Acting Police Chief Jeffrey Norman answers questions from public at hearing
MILWAUKEE (CBS 58) -- Thursday night, acting Milwaukee Police Chief Jeffrey Norman took another step towards securing the position as he took questions from the community. This was the second of three public comment sessions, and touched on familiar themes.
The meeting was held virtually and lasted more than an hour and a half. Questions were read by a moderator, so community members were not able to address the interim chief directly, but he did weigh in on a wide range of topics.
Several public questions focused on the stop-and-frisk settlement agreement. Interim Chief Norman said, "I don't want to underplay that we have still more work to do. This is not something that we can rest and say we've gotten it right, but I will say there is significant improvement."
The Crime and Justice Institute's semi-annual report was released Thursday. Interim Chief Norman said it showed improvement in several categories, but the ACLU of Wisconsin says data shows MPD stops and frisks Black and Latinx people at significantly higher rates than white people.
Other questions from the community touched on reckless driving and police chases, gun violence prevention, helping young people and how to better serve communities of color. Interim Chief Norman said, "Yes, we are responsible for calls for service, but that's not the only moment an officer should be having contact with our Black and brown and many other parts of our community, because we're responding to a diverse community."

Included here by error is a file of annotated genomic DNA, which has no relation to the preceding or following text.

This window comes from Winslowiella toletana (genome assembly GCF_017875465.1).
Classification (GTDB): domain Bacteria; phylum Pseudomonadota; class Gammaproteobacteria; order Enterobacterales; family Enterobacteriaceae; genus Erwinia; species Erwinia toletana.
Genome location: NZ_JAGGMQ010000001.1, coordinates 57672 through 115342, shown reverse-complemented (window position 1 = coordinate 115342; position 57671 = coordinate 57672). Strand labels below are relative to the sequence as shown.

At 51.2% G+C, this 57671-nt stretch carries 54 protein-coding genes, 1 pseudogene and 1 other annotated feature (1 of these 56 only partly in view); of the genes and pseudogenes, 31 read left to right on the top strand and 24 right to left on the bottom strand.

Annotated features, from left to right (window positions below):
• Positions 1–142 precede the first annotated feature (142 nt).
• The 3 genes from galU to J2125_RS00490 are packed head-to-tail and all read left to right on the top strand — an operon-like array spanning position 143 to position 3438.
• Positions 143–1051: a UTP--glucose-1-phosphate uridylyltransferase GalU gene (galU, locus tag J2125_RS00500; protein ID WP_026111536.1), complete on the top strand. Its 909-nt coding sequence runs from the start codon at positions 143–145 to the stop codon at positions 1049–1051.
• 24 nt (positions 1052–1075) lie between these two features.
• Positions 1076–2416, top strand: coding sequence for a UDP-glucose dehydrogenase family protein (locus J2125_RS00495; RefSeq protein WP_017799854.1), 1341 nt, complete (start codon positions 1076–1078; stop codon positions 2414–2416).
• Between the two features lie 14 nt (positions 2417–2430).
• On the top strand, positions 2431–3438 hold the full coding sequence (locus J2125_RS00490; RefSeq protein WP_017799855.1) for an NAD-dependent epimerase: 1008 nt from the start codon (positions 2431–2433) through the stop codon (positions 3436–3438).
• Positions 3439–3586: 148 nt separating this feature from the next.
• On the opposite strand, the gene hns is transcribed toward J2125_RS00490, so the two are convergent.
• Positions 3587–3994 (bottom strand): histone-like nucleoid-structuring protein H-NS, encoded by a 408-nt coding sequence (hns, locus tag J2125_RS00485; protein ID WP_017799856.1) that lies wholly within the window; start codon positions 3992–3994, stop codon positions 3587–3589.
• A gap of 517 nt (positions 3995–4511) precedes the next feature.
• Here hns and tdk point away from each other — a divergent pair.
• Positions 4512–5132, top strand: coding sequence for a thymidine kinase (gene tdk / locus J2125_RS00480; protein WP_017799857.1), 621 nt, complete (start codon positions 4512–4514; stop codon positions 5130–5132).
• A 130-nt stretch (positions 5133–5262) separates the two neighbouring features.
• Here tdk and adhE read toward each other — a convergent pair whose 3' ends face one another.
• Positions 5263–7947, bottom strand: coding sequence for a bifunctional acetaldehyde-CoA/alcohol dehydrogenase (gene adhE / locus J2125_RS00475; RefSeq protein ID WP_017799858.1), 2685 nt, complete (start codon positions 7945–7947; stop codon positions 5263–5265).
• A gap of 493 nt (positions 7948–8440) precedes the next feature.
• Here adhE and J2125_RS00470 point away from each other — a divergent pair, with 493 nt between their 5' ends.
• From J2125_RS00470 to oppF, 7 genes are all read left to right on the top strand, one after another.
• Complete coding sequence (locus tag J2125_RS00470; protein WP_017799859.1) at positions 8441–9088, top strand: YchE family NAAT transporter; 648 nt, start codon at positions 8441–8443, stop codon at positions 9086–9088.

The department is losing 25 officers next year. Thursday morning the Common Council's Finance and Personnel committee voted to use taxpayer dollars to pay for 195 additional police recruits, which prompted questions about recruitment and representation. Interim Chief Norman said, "There are people in our profession we are not proud of. We're working to build that legitimacy and accountability with our residents who are not happy with some of the acts they have seen in the course of their lifetime."
Norman says he's proud of the dedicated members of the force, and needs more people to step up and help change the narrative. The last question of the night asked how he can earn the public's support. Interim Chief Norman said, "I know we can do more. But working with you all and understanding this is a collaborative approach together, being at the table together, we can do it."
The third and final community comment session is scheduled for this Saturday at 10 a.m., in person at Anodyne Coffee Roasting on West Bruce Street. The Fire and Police Commission says while Interim Chief Norman is not guaranteed the job, there are no other candidates.